Freya Crescent costume

Created By: Aaron and Shannon Crescent
Category: Cosplaying
First Created: September 2011
Status: Complete

Freya's here to kick bubblegum and chew some butts! And she's all outta butts.


In August of 2011 I decided to make a Freya Crescent costume. I have loved the character since the first time I played Final Fantasy IX many years ago. My wife and I have been cosplaying since 2006 but a costume such as Freya at first seemed nearly impossible. It meant a lot to me to try to make it happen and so I began learning exotic materials, like foam latex, that would be required to produce the different components of the costume. My wife took on some of the sewing tasks which she had previous experience with from earlier costumes while my main focus was the sculpting and casting that would later become the prosthetic face, hands, and feet. We worked together throughout the process and each time I wear the costume it is a team effort to apply the prosthetics and get in and out of the outfit itself.

Freya was debuted at Otakon 2012. It has since been worn at NYCC 2012, Fur Fright 2012, PAX East 2013, Anime Boston 2013, and Anthrocon 2013. In 2013 it was featured in Breaking All the Rules, Cosplay and the Art of Self Expression by Ger Tysk which was a tremendous honor. I've taken a break from wearing it for the second half of 2013 so that I could attend a few conventions without the burden of traveling with all the supplies and spending hours applying makeup that took away from seeing friends and enjoying the con itself, but rest assured, she will make another appearance in 2014.

How it was made

Hat: The hat was a tough shape to accomplish. The final product is fiberglass with red vinyl over it. It was built by creating a metal armature to define the general shape for the cone and brim parts, those were paper mache’d and then that was used as a base on which to fiberglass. Once the resin pieces were done, we used the same red vinyl from the coat and stretched it tightly over the fiberglass base. The ears are made from heat molded craft foam with small wooden dowels in them for support. The base of the ears are made from Sculpey that was sculpted, cooked and painted. Embedded in the Sculpey are neodymium magnets (of which there are matching sets glued inside the hat) so the ears are held in place but can be removed for transport. The magnet feature also protects the ears from damage if they are struck or caught by strong wind; they will fall off rather than tear.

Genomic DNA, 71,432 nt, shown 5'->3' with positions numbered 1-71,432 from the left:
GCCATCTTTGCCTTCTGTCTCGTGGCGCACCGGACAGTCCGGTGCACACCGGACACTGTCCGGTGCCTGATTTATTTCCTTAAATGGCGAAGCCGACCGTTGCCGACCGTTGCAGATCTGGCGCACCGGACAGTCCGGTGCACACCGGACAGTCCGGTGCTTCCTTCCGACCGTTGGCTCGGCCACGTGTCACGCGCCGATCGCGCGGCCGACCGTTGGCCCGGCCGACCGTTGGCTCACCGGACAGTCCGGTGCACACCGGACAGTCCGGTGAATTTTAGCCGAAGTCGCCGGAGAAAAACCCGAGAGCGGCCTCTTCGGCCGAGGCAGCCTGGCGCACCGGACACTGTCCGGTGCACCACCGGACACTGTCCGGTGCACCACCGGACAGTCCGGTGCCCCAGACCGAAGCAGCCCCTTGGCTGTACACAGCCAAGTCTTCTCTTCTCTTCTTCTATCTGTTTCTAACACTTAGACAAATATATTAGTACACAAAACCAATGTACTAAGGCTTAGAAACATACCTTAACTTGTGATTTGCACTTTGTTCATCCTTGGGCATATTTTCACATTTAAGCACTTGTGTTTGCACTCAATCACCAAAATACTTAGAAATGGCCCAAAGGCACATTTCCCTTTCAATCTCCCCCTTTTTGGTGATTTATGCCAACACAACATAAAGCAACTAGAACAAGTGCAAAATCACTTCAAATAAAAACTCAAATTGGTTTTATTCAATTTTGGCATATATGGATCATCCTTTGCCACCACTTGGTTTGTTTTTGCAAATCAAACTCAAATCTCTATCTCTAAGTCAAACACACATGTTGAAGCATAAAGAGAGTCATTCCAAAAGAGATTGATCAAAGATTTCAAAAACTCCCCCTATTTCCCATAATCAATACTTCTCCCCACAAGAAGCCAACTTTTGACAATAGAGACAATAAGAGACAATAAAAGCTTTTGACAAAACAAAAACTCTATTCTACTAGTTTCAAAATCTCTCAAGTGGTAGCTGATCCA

Tabard: The tabard that she wears is very prominent so it was important to make it look right. It's hard to see from the game the exact shape of those two symbols (especially the top left one), so I had to make my best guess from combining different views from art and in-game pictures. The tabard itself is made from duck cloth; the symbols were painted on using a stencil and black acrylic paint. The straps are leather and are held together by leather glue in some places and screw rivets in others. The shoulder armor is made from Sintra that was cut, sanded, heat shaped and then painted.